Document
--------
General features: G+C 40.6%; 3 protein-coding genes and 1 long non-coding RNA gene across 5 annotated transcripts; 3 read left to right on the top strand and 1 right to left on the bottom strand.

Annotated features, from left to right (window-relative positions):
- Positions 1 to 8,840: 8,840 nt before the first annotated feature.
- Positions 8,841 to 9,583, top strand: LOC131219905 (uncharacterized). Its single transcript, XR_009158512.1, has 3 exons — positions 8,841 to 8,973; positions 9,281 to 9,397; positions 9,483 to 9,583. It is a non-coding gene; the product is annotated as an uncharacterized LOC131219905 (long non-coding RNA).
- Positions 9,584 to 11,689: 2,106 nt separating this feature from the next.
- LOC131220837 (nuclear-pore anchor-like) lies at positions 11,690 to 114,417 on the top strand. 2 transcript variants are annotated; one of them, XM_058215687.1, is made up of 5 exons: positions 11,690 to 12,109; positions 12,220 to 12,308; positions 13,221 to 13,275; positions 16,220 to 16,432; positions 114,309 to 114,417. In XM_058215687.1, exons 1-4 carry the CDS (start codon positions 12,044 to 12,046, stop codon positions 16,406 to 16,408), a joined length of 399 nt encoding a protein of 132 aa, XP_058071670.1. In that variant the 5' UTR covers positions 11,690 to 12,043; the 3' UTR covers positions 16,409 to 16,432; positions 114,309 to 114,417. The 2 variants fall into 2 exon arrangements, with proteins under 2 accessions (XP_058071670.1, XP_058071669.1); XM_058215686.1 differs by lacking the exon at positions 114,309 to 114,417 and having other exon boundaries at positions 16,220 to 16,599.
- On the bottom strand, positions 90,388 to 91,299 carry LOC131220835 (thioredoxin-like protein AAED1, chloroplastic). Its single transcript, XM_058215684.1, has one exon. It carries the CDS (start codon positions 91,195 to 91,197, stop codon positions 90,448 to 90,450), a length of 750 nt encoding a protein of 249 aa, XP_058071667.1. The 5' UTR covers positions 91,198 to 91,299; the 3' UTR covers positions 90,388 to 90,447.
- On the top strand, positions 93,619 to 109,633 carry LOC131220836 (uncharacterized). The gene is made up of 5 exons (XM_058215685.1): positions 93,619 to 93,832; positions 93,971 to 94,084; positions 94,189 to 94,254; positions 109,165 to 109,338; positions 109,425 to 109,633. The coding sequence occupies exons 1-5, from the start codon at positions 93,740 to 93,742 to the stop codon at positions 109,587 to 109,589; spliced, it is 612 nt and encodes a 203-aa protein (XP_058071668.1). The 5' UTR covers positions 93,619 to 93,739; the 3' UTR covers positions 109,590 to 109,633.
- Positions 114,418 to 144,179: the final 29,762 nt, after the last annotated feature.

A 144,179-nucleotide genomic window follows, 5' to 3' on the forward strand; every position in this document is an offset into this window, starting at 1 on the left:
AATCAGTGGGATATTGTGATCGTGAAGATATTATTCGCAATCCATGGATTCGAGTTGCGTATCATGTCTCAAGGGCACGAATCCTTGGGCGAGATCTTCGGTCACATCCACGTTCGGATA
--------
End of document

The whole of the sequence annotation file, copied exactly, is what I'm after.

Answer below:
General features: G+C 40.6%; 3 protein-coding genes and 1 long non-coding RNA gene across 5 annotated transcripts; 3 read left to right on the top strand and 1 right to left on the bottom strand.

Annotated features, from left to right (window-relative positions):
- Positions 1 to 8,840: 8,840 nt before the first annotated feature.
- Positions 8,841 to 9,583, top strand: LOC131219905 (uncharacterized). Its single transcript, XR_009158512.1, has 3 exons — positions 8,841 to 8,973; positions 9,281 to 9,397; positions 9,483 to 9,583. It is a non-coding gene; the product is annotated as an uncharacterized LOC131219905 (long non-coding RNA).
- Positions 9,584 to 11,689: 2,106 nt separating this feature from the next.
- LOC131220837 (nuclear-pore anchor-like) lies at positions 11,690 to 114,417 on the top strand. 2 transcript variants are annotated; one of them, XM_058215687.1, is made up of 5 exons: positions 11,690 to 12,109; positions 12,220 to 12,308; positions 13,221 to 13,275; positions 16,220 to 16,432; positions 114,309 to 114,417. In XM_058215687.1, exons 1-4 carry the CDS (start codon positions 12,044 to 12,046, stop codon positions 16,406 to 16,408), a joined length of 399 nt encoding a protein of 132 aa, XP_058071670.1. In that variant the 5' UTR covers positions 11,690 to 12,043; the 3' UTR covers positions 16,409 to 16,432; positions 114,309 to 114,417. The 2 variants fall into 2 exon arrangements, with proteins under 2 accessions (XP_058071670.1, XP_058071669.1); XM_058215686.1 differs by lacking the exon at positions 114,309 to 114,417 and having other exon boundaries at positions 16,220 to 16,599.
- On the bottom strand, positions 90,388 to 91,299 carry LOC131220835 (thioredoxin-like protein AAED1, chloroplastic). Its single transcript, XM_058215684.1, has one exon. It carries the CDS (start codon positions 91,195 to 91,197, stop codon positions 90,448 to 90,450), a length of 750 nt encoding a protein of 249 aa, XP_058071667.1. The 5' UTR covers positions 91,198 to 91,299; the 3' UTR covers positions 90,388 to 90,447.
- On the top strand, positions 93,619 to 109,633 carry LOC131220836 (uncharacterized). The gene is made up of 5 exons (XM_058215685.1): positions 93,619 to 93,832; positions 93,971 to 94,084; positions 94,189 to 94,254; positions 109,165 to 109,338; positions 109,425 to 109,633. The coding sequence occupies exons 1-5, from the start codon at positions 93,740 to 93,742 to the stop codon at positions 109,587 to 109,589; spliced, it is 612 nt and encodes a 203-aa protein (XP_058071668.1). The 5' UTR covers positions 93,619 to 93,739; the 3' UTR covers positions 109,590 to 109,633.
- Positions 114,418 to 144,179: the final 29,762 nt, after the last annotated feature.

A 144,179-nucleotide genomic window follows, 5' to 3' on the forward strand; every position in this document is an offset into this window, starting at 1 on the left:
AATCAGTGGGATATTGTGATCGTGAAGATATTATTCGCAATCCATGGATTCGAGTTGCGTATCATGTCTCAAGGGCACGAATCCTTGGGCGAGATCTTCGGTCACATCCACGTTCGGATA